Re: Beating a dead....

Reilly Jones (
Sat, 11 Apr 1998 13:09:25 -0400

Nico Myowna wrote 4/11/98: <Reilly, all phenomenons are relative to the
relativity of time and space. This relativism is true: In our experience
is there only one time -- but if we send a atomary watch (A) with a space
shuttle around earth and have an other similar runing atomary watch (B) on
earth than there is a time difference between A and B after A has returning
from space.>

This time difference is a function of the measuring mechanism itself. You
are not saying that the Planck moment has changed during the flight, are
you? Is the Planck moment constant or is it not?

As long as you bring up science here, I'll address some comments made by
the Merry Guillotiner on 4/9/98:

<Your philosophy is cutting edge, cutting edge for the 13'th century that
is, the same is true of your science.... The speed of light is absolute,
it's the same for any observer.... And you've also rejected Quantum
Mechanics, I think that's part of your credibility problem. After dumping
on the two greatest intellectual accomplishments of the century it's hard
to get people to sit contentedly at your feet while you [unpleasant blah,
blah, blah].>

I agree that the speed of light being the same for any observer is
absolute, an absolute metaphysical assumption. Verification continues...
This is science, not mysticism. I have not rejected QM, I have simply
noted that QM and Relativity are not reconciled, and they are not
reconciled for a reason that science has not discovered yet. They have not
discovered it yet because something is wrong with some of the metaphysical
assumptions underlying the current Kuhnian paradigm and it is very hard to
buck dogmatism when you are trying to suck in grant money.

I also can't believe that individuals who proclaim themselves to be
scientists, promote the Big Bang as science. Creation ex nihilo was
formulated as a pious scientific doctrine at the Fourth Lateran Council in
1215. All the kooky machinations undergone since then to undergird this
doctrine resemble Ptolemy's increasingly convoluted epicycles more than
anything else.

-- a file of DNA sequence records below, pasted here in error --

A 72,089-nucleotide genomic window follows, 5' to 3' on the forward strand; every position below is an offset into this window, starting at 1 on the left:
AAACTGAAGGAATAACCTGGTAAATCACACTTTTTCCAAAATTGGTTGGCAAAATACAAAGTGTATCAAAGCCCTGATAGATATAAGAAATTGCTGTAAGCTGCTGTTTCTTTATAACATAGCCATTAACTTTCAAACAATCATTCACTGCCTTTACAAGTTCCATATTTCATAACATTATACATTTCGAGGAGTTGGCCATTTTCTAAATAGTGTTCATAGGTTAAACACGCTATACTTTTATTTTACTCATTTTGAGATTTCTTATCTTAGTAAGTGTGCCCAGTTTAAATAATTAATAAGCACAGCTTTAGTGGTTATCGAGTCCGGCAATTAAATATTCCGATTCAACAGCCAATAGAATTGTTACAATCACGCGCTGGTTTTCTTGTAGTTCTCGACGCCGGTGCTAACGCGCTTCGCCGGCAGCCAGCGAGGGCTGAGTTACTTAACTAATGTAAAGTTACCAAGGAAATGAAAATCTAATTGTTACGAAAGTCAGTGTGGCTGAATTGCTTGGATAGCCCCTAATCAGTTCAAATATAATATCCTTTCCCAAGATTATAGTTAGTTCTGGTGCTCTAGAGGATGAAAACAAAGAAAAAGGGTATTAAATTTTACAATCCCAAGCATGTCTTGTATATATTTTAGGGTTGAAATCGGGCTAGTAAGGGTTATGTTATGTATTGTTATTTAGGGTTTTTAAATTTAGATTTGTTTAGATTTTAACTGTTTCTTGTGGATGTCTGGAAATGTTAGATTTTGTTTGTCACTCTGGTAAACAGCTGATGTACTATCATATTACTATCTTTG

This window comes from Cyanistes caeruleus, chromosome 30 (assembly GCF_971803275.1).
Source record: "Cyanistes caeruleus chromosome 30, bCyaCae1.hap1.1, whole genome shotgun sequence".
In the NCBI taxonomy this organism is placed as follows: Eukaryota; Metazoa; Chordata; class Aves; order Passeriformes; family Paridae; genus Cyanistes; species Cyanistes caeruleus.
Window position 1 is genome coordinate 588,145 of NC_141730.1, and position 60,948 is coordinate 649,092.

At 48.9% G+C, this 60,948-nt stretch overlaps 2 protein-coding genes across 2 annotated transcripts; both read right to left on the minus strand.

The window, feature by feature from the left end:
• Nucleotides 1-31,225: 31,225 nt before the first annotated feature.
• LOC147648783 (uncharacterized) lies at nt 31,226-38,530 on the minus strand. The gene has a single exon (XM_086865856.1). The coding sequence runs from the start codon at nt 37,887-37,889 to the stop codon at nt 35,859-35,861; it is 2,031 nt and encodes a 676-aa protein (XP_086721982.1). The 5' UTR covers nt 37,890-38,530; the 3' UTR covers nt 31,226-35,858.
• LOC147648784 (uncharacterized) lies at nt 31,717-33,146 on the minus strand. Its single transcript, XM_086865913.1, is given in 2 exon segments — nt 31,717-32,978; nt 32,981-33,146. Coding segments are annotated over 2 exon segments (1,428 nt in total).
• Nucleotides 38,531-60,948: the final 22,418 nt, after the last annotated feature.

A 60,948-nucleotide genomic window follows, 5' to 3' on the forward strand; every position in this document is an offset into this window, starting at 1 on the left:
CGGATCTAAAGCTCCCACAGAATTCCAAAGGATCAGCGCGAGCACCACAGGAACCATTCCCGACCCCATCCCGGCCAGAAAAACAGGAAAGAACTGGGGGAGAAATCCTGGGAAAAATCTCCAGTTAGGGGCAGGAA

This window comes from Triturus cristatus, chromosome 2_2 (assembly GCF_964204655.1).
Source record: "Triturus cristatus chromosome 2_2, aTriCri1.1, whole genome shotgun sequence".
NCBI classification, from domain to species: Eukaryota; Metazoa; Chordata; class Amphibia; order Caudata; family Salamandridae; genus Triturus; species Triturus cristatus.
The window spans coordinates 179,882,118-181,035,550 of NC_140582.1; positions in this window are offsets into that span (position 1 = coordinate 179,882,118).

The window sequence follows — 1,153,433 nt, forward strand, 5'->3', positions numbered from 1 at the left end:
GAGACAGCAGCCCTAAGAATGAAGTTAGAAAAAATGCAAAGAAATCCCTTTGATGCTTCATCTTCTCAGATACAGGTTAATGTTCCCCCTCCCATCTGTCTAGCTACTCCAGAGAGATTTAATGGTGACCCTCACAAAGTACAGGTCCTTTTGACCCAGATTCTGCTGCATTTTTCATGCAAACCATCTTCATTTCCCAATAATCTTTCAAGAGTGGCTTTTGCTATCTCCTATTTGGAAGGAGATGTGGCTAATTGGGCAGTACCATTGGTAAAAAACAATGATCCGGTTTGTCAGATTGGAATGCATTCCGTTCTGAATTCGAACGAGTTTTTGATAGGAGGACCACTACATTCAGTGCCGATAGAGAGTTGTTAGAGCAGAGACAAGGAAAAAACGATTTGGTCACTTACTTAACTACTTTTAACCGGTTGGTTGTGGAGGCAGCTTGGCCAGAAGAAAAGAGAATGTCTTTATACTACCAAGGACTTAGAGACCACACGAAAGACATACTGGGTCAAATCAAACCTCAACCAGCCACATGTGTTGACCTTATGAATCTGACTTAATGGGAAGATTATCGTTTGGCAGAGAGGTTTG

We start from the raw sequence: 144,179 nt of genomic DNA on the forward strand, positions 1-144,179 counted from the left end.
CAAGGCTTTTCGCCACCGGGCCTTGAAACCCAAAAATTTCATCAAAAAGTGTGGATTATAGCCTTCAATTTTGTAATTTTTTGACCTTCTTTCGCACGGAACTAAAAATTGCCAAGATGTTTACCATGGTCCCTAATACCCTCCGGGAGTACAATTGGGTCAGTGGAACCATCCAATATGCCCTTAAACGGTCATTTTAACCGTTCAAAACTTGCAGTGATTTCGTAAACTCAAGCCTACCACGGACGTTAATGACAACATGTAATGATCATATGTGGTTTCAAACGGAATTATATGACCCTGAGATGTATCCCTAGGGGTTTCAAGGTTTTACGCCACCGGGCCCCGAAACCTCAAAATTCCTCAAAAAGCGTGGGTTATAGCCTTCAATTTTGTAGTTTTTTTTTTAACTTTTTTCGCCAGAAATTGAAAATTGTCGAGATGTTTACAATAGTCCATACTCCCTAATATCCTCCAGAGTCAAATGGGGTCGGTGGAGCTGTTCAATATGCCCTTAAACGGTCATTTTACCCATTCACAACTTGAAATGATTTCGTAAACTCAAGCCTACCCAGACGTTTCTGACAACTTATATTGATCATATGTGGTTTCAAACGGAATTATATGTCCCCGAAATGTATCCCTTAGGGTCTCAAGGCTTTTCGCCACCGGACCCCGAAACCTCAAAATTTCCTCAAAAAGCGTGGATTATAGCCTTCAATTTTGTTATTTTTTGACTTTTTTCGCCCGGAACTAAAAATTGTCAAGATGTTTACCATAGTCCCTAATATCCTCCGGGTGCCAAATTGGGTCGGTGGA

There is a lot of kookiness in science I don't go for. Time travel, for
one. Utterly senseless. Basement or attic universes for another, unless
the Planck moment for each is different from ours and different from each
other, then I'd be willing to entertain the idea. Singularities inside
black holes for another. Black holes are just like glaciers, if you want
to free up the matter in them, just raise the background temperature around
them. The idea of a space-time continuum for another, I'd go for a
space-time conjunction or a space continuum, though. The Planck moment is
not a variable, not involved in any continuum, at least not locally anyway.
I don't just pick on junk physics either, biology makes no sense when it
takes randomness (as in mutations) to be some ontological aspect, rather
than an epistemological aspect. If there was one ounce of ontological
randomness in the universe, the universe would be entirely unintelligible.

Lastly, I can't think of any greater credibility problem that to take
information as an ontological primitive. Information has no existence
without a knower and a known. It is a common fallacy to say that DNA
transmits information, without referencing the knower who can translate the
information. DNA replication, the thing-in-itself, is not transmitting
information, it is simply molecules bumping around and lining up in
preferred developmental branches. The "everything is digital" worldview I
always held to be harmless idiocy until I was shown that it leads to a
mandate to guillotine half my state. I will take it seriously now.

Reilly Jones | Philosophy of Technology: | The rational, moral and political relations
| between 'How we create' and 'Why we create'